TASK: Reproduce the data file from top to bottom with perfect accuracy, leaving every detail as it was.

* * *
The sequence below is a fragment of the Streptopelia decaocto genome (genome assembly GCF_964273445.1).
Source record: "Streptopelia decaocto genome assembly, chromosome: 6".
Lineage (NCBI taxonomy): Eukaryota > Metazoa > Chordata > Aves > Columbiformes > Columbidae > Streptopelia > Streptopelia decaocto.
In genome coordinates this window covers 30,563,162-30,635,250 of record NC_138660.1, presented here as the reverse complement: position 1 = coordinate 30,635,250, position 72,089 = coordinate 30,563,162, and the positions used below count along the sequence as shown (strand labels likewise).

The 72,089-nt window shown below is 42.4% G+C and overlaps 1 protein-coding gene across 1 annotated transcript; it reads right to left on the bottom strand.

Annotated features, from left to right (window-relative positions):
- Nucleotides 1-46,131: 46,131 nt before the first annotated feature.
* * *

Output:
The sequence below is a fragment of the Streptopelia decaocto genome (genome assembly GCF_964273445.1).
Source record: "Streptopelia decaocto genome assembly, chromosome: 6".
Lineage (NCBI taxonomy): Eukaryota > Metazoa > Chordata > Aves > Columbiformes > Columbidae > Streptopelia > Streptopelia decaocto.
In genome coordinates this window covers 30,563,162-30,635,250 of record NC_138660.1, presented here as the reverse complement: position 1 = coordinate 30,635,250, position 72,089 = coordinate 30,563,162, and the positions used below count along the sequence as shown (strand labels likewise).

The 72,089-nt window shown below is 42.4% G+C and overlaps 1 protein-coding gene across 1 annotated transcript; it reads right to left on the bottom strand.

Annotated features, from left to right (window-relative positions):
- Nucleotides 1-46,131: 46,131 nt before the first annotated feature.